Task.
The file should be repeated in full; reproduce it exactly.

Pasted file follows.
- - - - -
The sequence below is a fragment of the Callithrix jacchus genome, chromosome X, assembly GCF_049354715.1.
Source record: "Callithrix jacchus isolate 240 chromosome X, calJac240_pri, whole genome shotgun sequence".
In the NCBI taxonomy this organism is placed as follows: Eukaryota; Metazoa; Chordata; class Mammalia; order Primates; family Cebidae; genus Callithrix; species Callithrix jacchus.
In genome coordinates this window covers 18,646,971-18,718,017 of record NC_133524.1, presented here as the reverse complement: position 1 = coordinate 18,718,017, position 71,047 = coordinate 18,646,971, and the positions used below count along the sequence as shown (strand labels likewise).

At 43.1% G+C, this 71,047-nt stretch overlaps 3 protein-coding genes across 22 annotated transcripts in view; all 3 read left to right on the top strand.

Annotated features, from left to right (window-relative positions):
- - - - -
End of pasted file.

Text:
The sequence below is a fragment of the Callithrix jacchus genome, chromosome X, assembly GCF_049354715.1.
Source record: "Callithrix jacchus isolate 240 chromosome X, calJac240_pri, whole genome shotgun sequence".
In the NCBI taxonomy this organism is placed as follows: Eukaryota; Metazoa; Chordata; class Mammalia; order Primates; family Cebidae; genus Callithrix; species Callithrix jacchus.
In genome coordinates this window covers 18,646,971-18,718,017 of record NC_133524.1, presented here as the reverse complement: position 1 = coordinate 18,718,017, position 71,047 = coordinate 18,646,971, and the positions used below count along the sequence as shown (strand labels likewise).

At 43.1% G+C, this 71,047-nt stretch overlaps 3 protein-coding genes across 22 annotated transcripts in view; all 3 read left to right on the top strand.

Annotated features, from left to right (window-relative positions):